industry insider | Aug 25, 2020 |
Alexa Hampton is looking for ‘pockets of joy’ with a new show

There are those who think the world of interior design is stuffy, humorless and uptight—and there are those who have met Alexa Hampton. An industry veteran with countless accolades, showhouses and product lines under her belt, Hampton is well known for her design expertise and her irreverent perspective. Now she’s looking to bring both to a new venue: the small screen. She is in the process of shopping a pilot for a new show, Style With Alexa Hampton, that highlights craftsmanship, design and, well, style.

“I thought it would be fun to do a redux of Elsa Klensch [the host of CNN’s weekly fashion and design segment from 1980 until 2001],” says Hampton. “I’ve talked to fashion designers, craftsmen, artisans—I think there’s much more heartfelt respect for people who are out there making things and creating things and toiling away to make something beautiful.”

The format for the show is simple. In each episode, Hampton will visit with a guest (a teaser features jewelry designer Ariana Boussard-Reifel and interior designer Markham Roberts) and go in-depth into the process and thought behind their craft. The tone is genuine but not self-serious (Hampton cites “the late, great Anthony Bourdain” as an influence). Expect discussions of texture, provenance and history—plus jokes.

“I think it’s nice to know that appreciation and knowledge of design doesn’t have to have a snobbish attitude. I want to have fun!” says Hampton. “It doesn’t have to be some gross, materialistic intimidating category—it is one of joy.”

For Hampton, the show has been a long-germinating idea. The recent spate of “process” shows that take viewers behind the scenes of a creative profession lit the spark and convinced her to go ahead. “I watch cooking shows, but I don’t cook—at all,” she says. “I don’t know how to cook, but I watch these shows and I’m so inspired. Some people might say, ‘What is the point?’ I just ignore that.”


Of course, as with everything else, COVID-19 has thrown a wrench in the works. Hampton, who was on 20 flights in the month of January alone, had been planning to weave filming into her normal hectic business travel schedule this year; now, that travel is all on pause. But the pandemic has also given the subject of home a new relevance, she says—one that will free up guests to talk more openly and honestly about why they do what they do.

“It’s an opportunity for us to have conversations we’ve been thinking about for a while,” says Hampton. “I think we’ve all been reflecting more on what we do and what it means in our communities, and I think the conversations will be better [now]. [Creatives] have been thinking, ‘Holy shit, what does this all mean? What can I do? What am I paying to the universe? What am I doing that’s good for the universe, how am I adding? Am I adding? Should I add?’ It’s not like calling somebody in the middle of their busy universe.”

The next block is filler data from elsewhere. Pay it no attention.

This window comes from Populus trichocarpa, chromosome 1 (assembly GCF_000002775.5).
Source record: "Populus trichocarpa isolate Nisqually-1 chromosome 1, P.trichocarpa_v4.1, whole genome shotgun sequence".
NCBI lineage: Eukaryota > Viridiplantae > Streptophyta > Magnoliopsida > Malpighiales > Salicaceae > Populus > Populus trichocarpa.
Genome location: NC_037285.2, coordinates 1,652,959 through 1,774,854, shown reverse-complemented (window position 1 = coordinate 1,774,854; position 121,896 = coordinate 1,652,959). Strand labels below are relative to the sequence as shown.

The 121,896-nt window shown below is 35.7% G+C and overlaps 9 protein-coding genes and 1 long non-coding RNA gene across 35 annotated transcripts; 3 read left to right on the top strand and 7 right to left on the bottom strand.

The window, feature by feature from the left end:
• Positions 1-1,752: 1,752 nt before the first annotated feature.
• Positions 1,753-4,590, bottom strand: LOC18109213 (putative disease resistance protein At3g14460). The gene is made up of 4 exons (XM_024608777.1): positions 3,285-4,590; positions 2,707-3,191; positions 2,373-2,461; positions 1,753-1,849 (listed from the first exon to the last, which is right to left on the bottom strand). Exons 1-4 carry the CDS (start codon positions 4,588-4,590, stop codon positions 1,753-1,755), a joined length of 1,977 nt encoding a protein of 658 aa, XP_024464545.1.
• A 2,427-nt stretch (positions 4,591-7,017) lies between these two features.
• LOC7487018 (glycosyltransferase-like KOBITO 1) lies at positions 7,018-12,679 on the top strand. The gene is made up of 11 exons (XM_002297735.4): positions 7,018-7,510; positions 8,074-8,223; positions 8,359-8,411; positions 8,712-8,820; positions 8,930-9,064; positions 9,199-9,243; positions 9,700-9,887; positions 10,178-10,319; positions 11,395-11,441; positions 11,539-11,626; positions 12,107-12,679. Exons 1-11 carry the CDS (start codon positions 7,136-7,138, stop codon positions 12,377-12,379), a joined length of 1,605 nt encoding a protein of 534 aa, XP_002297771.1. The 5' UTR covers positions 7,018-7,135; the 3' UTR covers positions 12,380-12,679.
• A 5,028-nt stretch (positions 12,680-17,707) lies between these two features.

Of course, there’s the matter of turning what’s currently a pilot into a full-blown show. In this day and age, there are myriad ways to distribute digital content. (Elsa Klensch only had cable; for Hampton, there are countless networks and streaming services to reach out to—not to mention the idea of simply uploading episodes to YouTube directly.)

Hampton says she’s currently talking with sponsors, as well as shopping the pilot through connections. “[Streaming services and networks] need content, and you know that they need good content, but you can’t reach out to them,” she says. “There’s no way to just call up Netflix. It’s really just talking to people and getting recommendations, trying to reach out to production companies. On the one hand, everyone wants content; on the other hand, it’s a closed loop. It’s hard, but it’s fascinating.”

However, even if the show does take off, Hampton has no plans to quit her day job. “It’s not like I thought I’d retire and just do television,” she quips. “I just think it’ll be a great addition—we have the cooks and the travelogues, but it’s been a long time since we’ve had something like this. [We all] need a little pocket of joy, and I think that’s of value and of service.”

Homepage photo: A still from the teaser for Style | Courtesy of Alexa Hampton Inc.

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